Firewall configuration

Since RIP protocol uses UDP as its transport protocol and is assigned port 520, we need to allow this port in firewalld configuration.

firewall-cmd --add-port=520/udp –permanent

firewalld-cmd -reload

We can now start the FRR service using:

systemctl start frr

Configuration using VTY

Now, we need to configure RIP using the VTY shell.

On Host Alpha:

[root@alpha ~]# vtysh

Hello, this is FRRouting (version 7.2RPKI).
Copyright 1996-2005 Kunihiro Ishiguro, et al.

alpha# configure terminal
alpha(config)# router rip
alpha(config-router)# network 192.168.122.0/24
alpha(config-router)# network 10.10.10.0/24
alpha(config-router)# route 10.10.10.5/24
alpha(config-router)# do write
Note: this version of vtysh never writes vtysh.conf
Building Configuration...
Configuration saved to /etc/frr/ripd.conf
Configuration saved to /etc/frr/staticd.conf
alpha(config-router)# do write memory
Note: this version of vtysh never writes vtysh.conf
Building Configuration...
Configuration saved to /etc/frr/ripd.conf
Configuration saved to /etc/frr/staticd.conf
alpha(config-router)# exit

Similarly, on Host Beta:

[root@beta ~]# vtysh

Hello, this is FRRouting (version 7.2RPKI).
Copyright 1996-2005 Kunihiro Ishiguro, et al.

beta# configure terminal
beta(config)# router rip
beta(config-router)# network 192.168.122.0/24
beta(config-router)# network 10.12.11.0/24
beta(config-router)# do write
Note: this version of vtysh never writes vtysh.conf
Building Configuration...
Configuration saved to /etc/frr/zebra.conf
Configuration saved to /etc/frr/ripd.conf
Configuration saved to /etc/frr/staticd.conf
beta(config-router)# do write memory
Note: this version of vtysh never writes vtysh.conf
Building Configuration...
Configuration saved to /etc/frr/zebra.conf
Configuration saved to /etc/frr/ripd.conf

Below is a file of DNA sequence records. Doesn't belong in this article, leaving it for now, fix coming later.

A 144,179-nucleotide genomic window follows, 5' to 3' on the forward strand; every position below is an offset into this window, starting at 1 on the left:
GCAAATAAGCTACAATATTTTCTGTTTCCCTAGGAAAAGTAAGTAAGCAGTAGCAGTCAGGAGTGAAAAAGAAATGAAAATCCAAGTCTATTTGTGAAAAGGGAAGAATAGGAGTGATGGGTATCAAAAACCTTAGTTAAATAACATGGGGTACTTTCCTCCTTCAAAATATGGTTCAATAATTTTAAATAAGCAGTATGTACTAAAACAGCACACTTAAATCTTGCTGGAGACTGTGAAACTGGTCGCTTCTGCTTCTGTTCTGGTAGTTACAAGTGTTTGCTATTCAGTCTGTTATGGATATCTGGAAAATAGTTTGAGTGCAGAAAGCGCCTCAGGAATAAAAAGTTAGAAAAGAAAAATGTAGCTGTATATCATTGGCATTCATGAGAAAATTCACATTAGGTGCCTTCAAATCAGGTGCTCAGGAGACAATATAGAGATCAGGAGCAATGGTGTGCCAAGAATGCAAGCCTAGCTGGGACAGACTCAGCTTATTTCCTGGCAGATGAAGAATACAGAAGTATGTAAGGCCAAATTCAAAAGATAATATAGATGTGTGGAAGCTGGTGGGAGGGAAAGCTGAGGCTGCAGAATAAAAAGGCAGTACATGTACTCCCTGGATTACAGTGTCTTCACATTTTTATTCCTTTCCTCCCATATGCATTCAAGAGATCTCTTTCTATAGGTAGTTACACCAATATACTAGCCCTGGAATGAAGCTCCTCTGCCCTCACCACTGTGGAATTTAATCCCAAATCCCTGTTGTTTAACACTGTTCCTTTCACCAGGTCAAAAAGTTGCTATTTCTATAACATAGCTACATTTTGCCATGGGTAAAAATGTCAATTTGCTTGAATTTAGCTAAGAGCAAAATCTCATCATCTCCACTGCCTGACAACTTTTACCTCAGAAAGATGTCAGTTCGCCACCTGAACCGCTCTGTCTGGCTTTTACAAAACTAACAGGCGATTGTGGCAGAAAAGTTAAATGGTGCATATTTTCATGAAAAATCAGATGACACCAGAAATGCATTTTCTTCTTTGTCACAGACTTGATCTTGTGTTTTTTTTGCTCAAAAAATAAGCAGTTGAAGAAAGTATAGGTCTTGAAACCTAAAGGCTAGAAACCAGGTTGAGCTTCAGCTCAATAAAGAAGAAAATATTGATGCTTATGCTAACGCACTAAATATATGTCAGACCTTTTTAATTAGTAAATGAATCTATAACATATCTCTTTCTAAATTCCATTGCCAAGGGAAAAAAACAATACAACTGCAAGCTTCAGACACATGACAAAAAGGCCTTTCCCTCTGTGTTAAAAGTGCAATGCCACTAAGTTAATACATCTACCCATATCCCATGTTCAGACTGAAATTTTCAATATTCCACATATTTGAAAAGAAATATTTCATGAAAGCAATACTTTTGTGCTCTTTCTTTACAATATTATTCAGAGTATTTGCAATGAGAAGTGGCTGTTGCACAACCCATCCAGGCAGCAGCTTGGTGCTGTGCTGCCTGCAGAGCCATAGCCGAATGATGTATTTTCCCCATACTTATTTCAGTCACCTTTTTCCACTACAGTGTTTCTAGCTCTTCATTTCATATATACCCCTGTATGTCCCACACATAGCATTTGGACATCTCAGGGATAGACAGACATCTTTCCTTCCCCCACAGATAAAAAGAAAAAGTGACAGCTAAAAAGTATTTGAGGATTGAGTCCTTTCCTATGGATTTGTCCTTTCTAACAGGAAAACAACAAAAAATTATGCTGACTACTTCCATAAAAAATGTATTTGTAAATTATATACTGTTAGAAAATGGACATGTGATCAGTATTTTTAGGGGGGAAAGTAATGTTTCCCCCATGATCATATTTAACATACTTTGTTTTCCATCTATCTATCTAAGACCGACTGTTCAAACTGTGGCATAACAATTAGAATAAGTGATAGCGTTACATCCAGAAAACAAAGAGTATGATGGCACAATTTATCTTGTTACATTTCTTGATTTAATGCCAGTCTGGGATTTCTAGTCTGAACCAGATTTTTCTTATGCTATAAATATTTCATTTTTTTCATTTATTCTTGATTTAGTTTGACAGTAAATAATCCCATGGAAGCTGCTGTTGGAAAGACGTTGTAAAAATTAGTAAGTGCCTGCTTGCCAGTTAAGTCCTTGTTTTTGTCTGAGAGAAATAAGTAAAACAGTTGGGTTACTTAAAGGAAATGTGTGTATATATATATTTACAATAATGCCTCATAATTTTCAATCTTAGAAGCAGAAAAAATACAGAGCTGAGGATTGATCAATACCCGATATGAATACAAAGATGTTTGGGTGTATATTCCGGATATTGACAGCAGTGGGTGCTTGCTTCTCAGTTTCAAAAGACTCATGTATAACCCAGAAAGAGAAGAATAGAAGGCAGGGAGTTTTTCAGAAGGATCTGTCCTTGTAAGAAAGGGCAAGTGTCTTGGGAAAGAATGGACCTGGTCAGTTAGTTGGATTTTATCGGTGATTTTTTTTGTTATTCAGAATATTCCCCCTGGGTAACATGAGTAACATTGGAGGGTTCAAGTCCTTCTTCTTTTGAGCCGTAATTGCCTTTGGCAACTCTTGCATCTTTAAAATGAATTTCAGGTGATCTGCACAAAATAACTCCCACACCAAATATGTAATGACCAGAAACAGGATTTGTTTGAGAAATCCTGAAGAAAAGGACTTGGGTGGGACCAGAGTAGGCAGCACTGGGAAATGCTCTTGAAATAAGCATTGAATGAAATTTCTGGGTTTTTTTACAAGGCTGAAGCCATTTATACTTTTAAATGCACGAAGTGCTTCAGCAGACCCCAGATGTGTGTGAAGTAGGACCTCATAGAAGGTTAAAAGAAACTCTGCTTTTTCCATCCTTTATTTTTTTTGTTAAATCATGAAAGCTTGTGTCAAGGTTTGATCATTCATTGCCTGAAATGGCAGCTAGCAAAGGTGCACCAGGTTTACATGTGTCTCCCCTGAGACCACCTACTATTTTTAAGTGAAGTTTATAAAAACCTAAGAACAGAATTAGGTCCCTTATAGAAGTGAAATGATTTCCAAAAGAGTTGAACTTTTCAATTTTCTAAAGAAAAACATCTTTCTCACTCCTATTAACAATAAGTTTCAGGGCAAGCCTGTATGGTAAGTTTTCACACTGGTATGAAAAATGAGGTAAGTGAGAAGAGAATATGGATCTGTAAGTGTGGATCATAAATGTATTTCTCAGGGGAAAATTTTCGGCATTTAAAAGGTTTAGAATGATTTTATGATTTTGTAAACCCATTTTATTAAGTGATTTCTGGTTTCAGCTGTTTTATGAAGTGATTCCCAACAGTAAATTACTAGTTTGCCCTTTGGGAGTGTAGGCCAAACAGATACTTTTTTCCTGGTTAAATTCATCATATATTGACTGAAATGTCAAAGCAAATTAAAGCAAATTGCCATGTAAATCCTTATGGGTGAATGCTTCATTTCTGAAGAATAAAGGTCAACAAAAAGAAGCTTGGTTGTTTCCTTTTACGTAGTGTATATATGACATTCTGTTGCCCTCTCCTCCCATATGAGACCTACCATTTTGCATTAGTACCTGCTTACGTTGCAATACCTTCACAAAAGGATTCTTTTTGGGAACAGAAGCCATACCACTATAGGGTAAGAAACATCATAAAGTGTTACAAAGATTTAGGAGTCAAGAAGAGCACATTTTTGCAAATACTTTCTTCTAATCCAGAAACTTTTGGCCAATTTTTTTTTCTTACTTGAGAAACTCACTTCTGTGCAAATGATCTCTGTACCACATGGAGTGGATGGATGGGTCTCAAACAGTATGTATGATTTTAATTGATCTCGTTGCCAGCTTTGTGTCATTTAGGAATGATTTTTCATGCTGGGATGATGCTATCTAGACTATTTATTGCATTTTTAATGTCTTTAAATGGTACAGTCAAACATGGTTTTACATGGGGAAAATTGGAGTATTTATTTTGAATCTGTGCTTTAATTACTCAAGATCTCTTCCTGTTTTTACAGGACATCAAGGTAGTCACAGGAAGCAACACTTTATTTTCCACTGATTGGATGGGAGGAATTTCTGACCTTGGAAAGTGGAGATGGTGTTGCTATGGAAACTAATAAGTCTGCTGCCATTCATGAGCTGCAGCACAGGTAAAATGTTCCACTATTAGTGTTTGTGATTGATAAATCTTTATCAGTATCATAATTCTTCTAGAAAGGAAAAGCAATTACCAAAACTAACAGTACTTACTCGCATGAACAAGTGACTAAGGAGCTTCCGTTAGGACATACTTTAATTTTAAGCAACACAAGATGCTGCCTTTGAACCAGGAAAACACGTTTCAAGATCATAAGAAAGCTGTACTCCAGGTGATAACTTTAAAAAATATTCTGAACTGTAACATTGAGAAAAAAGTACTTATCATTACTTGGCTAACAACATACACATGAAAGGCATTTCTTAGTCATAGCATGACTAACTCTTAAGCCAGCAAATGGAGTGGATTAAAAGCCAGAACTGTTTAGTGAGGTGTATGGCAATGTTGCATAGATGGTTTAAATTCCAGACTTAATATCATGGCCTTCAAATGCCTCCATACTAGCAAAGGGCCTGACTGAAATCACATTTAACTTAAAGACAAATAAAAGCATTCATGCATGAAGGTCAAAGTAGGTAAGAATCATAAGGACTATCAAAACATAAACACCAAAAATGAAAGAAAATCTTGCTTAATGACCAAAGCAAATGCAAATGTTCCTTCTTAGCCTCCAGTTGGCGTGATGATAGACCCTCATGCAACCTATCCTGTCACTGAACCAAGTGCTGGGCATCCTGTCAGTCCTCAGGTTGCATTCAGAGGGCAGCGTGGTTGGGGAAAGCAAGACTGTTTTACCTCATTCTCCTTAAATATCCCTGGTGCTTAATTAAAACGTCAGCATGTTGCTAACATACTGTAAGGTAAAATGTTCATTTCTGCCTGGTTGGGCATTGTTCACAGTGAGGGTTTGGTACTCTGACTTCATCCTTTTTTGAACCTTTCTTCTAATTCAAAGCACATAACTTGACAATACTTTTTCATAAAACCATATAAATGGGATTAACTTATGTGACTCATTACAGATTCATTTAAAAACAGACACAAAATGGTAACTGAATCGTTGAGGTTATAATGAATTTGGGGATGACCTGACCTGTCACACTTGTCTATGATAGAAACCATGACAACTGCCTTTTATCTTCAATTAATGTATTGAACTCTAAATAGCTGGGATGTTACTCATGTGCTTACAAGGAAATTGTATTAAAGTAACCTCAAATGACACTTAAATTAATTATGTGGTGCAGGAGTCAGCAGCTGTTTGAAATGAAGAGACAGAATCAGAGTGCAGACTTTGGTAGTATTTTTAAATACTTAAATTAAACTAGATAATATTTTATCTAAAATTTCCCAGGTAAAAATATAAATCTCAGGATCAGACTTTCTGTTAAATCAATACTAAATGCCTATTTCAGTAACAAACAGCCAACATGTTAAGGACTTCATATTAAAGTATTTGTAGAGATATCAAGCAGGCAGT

Configuration saved to /etc/frr/staticd.conf
beta(config-router)# exit

Once done, check the routes on both hosts as follows:

[root@alpha ~]# ip route show
default via 192.168.122.1 dev eth0 proto static metric 100
10.10.10.0/24 dev eth1 proto kernel scope link src 10.10.10.12 metric 101
10.12.11.0/24 via 192.168.122.50 dev eth0 proto 189 metric 20
192.168.122.0/24 dev eth0 proto kernel scope link src 192.168.122.100 metric 100

We can see that the routing table on Alpha contains an entry of 10.12.11.0/24 via 192.168.122.50, which was offered through RIP. Similarly, on Beta, the table contains an entry of network 10.10.10.0/24 via 192.168.122.100.

[root@beta ~]# ip route show
default via 192.168.122.1 dev eth0 proto static metric 100
10.10.10.0/24 via 192.168.122.100 dev eth0 proto 189 metric 20
10.12.11.0/24 dev eth1 proto kernel scope link src 10.12.11.12 metric 101
192.168.122.0/24 dev eth0 proto kernel scope link src 192.168.122.50 metric 100

Conclusion

As you can see, the setup and configuration are relatively simple. To add complexity, we can add more network interfaces to the router to provide routing for more networks. The configurations can be made by editing the configuration files in an editor, but using VTY shell provides us a frontend to all FRR daemons in a single, combined session.

Brought to you by
Freelance Web Designer Kuala Lumpur